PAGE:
Soldiers Of Steel

Another mid-paced effort with some vocal parts in the verses that show Warrel Dane’s more normal range and the one he’d use for the bulk of his career. He still goes off on the quasi-chorus portions. This one is along the lines of the old US power metal sound.


We get a self-named song but sadly it was not on a self-named album as well, so no trifecta here. This one also starts off slow but quickly goes into thrash territory. It’s an exploration of some kind of warrior from the future who is leaving the timeline, or something like that. They aren’t going out quietly, that much is for sure.

White Rabbit

Yes, this is a cover of the Jefferson Airplane classic. It is suitably metal-ized for the album and isn’t an attempt to just perform the song as it was. This is enjoyable though it might fall a bit short of a home run. It would mark the start of many times Warrel Dane would take songs from outside of metal and totally mess with them. This also features a solo and backing vocals from Dave Mustaine.

Ascension To Destiny

Apparently the time-traveling warrior from two songs ago didn’t get too far, or maybe this is a different warrior but they are back and ready to whip some ass. The cadence of the chorus had a danger of coming off the same as Battle Angels, but Dane deftly side-stepped the issue by switching up the vocal rhythm here.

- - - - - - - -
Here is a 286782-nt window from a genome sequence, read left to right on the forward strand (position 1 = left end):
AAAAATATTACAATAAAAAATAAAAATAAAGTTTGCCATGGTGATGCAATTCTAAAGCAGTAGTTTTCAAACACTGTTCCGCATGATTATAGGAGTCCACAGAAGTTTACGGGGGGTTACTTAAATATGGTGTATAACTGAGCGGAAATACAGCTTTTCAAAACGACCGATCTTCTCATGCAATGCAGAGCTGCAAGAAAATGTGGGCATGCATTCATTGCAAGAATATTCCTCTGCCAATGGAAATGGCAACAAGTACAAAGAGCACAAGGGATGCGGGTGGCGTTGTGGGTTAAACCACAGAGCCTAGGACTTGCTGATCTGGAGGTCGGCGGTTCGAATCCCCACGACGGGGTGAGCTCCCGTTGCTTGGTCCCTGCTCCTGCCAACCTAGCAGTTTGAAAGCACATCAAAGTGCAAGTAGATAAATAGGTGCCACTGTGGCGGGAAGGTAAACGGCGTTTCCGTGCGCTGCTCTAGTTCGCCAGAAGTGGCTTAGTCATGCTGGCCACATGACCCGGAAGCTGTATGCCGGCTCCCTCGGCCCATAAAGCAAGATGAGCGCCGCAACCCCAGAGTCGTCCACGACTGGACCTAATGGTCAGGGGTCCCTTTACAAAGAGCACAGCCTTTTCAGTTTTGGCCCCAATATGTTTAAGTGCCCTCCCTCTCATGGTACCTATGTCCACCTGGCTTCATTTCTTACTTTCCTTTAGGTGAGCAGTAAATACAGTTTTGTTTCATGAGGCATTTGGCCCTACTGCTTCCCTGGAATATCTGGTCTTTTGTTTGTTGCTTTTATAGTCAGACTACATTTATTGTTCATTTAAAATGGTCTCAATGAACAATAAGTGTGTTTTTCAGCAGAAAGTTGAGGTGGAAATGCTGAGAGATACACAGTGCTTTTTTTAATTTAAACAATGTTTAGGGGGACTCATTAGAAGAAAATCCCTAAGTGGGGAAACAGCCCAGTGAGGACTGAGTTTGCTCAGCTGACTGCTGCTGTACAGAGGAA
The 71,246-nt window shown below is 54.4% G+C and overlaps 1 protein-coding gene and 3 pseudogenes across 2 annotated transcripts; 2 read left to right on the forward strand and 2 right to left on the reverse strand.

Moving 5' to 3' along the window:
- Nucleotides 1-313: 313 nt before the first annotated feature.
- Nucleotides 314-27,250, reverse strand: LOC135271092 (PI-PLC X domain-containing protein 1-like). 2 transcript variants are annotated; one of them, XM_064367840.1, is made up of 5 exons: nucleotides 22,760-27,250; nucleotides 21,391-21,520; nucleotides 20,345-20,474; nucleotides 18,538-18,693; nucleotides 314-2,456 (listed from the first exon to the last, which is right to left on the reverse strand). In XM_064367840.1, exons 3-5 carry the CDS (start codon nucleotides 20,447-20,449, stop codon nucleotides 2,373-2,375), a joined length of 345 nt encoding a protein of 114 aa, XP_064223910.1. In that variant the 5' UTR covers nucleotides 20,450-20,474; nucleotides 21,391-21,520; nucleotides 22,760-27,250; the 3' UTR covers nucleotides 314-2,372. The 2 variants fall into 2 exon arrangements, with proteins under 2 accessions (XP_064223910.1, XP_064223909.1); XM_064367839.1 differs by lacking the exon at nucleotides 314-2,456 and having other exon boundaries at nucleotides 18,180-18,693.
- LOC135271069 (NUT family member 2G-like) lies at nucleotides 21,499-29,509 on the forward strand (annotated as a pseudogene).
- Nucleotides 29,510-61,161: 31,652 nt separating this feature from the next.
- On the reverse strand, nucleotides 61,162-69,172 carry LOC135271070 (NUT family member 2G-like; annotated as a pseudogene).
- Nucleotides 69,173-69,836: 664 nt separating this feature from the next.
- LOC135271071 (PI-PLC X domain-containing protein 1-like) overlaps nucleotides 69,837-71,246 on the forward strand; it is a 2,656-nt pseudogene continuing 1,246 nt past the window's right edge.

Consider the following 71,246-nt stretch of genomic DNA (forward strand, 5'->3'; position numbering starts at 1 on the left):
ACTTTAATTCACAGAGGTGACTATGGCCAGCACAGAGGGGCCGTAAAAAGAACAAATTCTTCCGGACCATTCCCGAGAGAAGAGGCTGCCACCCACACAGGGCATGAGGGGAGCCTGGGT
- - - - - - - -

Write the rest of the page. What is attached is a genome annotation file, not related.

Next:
The Third War

This one goes pretty hard and heavy and unveils a prediction about the third World War. They peg 1999, which didn’t quite hit the mark but they probably weren’t terribly far off the way things are going in 2023. Another heavy one as we get to the end of the album.

Veil Of Disguise

The closing track starts off in the ballad realm for its first few minutes before picking up steam and rolling out on a heavy note. It is more of the same melodic mastery from Dane and the guitarists and leaves the record without a dud across its nine tracks.

Refuge Denied was Sanctuary’s introduction to the world. Upon release it did not catch fire, in fact only selling around 7,000 copies in its first year or so. The band would slowly catch on over the years and as of 2011 this album has moved over 200,000 copies.